Two thick sheets of paper are placed on either side of gypsum to create drywall, and occasionally other materials, such as fiberglass, are added to increase the wallboard’s fire resistance. Although the drywall’s two layers of paper are flammable, gypsum is naturally fire-resistant, making burning it very difficult.
This is fantastic for homeowners, but not so wonderful if you’re attempting to get rid of a ton of drywall scraps.
Further information is provided below.
CAN DRYWALL BE PLACED IN A FIRE?
The answer is no, you shouldn’t burn drywall. Gypsum, which is calcium sulfate, makes up the majority of drywall, making it non-flammable. The gypsum portion of the drywall will not burn, but the paper on the outside will.
WHAT IS DRYWALL’S BURNING POINT? At roughly 480 degrees, the paper on the drywall sheets will catch fire. The majority of drywall manufacturers also claim that drywall may deteriorate at a temperature of roughly 176 degrees Fahrenheit. The gypsum itself does not ignite, though.
Water makes up about 20% of the weight of gypsum. It prevents igniting by releasing its water content when it is in contact with fire. The gypsum drywall will start to crumble or crack once all of the moisture has drained.
Additionally, it can be even more fire-resistant depending on the type of drywall you have. Some drywall kinds, such as type X or type C, have additives that raise their fire rating and prolong the drywall’s ability to resist burning.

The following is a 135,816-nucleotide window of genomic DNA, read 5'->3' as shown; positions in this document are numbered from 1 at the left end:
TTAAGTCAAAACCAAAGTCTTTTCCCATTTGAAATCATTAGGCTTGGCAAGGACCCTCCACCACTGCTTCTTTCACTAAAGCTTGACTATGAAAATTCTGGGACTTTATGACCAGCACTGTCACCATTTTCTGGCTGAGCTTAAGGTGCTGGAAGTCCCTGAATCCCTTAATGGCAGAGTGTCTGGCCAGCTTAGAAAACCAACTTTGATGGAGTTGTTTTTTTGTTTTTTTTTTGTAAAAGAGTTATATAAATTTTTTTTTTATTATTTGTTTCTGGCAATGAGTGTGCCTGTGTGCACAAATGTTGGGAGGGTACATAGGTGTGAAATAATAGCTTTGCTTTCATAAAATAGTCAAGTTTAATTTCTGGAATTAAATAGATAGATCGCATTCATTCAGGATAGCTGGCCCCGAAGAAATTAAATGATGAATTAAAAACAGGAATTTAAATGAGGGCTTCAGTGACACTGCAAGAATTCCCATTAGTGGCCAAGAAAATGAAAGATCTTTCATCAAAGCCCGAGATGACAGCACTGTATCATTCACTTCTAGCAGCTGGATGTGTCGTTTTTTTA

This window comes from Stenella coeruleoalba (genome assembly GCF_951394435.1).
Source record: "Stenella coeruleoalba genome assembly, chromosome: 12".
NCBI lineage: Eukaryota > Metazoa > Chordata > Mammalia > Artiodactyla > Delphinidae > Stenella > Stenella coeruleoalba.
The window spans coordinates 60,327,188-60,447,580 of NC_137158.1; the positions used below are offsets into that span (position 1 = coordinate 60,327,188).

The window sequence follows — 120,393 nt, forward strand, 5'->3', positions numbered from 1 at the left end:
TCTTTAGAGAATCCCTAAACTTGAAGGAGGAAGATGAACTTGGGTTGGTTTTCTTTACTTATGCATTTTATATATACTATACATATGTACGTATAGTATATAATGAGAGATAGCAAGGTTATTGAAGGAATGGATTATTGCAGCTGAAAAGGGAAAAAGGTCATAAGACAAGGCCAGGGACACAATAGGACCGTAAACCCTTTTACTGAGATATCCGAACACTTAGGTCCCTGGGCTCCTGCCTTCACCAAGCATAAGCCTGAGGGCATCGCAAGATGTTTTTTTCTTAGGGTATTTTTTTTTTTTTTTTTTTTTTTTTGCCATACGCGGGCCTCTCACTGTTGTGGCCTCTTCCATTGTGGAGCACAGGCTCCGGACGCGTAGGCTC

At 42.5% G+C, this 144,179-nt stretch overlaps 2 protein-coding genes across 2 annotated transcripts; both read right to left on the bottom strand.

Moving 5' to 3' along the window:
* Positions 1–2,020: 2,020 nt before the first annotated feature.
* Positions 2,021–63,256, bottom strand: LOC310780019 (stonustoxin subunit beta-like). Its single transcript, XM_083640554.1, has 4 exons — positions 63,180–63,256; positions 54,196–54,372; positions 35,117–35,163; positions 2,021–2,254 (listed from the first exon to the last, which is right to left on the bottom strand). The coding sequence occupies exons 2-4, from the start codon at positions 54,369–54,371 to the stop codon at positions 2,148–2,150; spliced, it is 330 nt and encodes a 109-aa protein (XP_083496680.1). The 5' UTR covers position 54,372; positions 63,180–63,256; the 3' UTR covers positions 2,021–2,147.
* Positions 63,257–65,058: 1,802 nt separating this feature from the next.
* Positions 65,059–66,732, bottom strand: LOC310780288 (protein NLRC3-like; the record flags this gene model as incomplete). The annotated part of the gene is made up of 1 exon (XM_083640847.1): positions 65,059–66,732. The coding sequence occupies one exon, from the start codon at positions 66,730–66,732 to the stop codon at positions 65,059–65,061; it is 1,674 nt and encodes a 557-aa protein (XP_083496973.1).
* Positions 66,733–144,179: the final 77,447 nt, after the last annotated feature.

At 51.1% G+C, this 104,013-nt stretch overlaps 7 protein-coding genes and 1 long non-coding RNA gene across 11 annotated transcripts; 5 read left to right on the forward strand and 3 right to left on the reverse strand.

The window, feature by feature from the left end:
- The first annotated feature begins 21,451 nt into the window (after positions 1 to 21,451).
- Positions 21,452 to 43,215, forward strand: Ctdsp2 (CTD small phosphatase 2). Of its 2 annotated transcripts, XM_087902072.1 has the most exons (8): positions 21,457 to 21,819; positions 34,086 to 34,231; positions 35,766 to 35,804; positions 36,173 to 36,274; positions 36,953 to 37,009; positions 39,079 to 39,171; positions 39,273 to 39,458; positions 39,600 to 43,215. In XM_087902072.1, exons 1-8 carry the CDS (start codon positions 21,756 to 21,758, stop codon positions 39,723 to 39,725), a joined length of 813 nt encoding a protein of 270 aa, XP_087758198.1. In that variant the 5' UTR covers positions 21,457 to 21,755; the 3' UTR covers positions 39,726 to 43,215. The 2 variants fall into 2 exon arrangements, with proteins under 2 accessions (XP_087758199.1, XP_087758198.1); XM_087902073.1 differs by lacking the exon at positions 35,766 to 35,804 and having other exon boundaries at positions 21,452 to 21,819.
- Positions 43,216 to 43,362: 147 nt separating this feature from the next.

CAN DRYWALL BE BURNED SAFELY? It’s dangerous to burn drywall. The Environmental Working Group claims that drywall produced prior to 2016 and drywall produced in other nations have been subject to very few rules. They’ve occasionally discovered dangerous chemicals like sulfur in them.
Gypsum board drywall burning could discharge hazardous gases into the atmosphere. Even if this weren’t the case, it would still be difficult to burn drywall, so it would be wise to find another way to dispose of it.
CONCLUSION Gypsum is a non-combustible, soft mineral that is the principal ingredient in drywall. The gypsum components of the drywall won’t catch fire, but the paper on both sides would.
Instead of attempting to burn off remnants of sheetrock or drywall, contact your neighborhood landfill or recycling facility.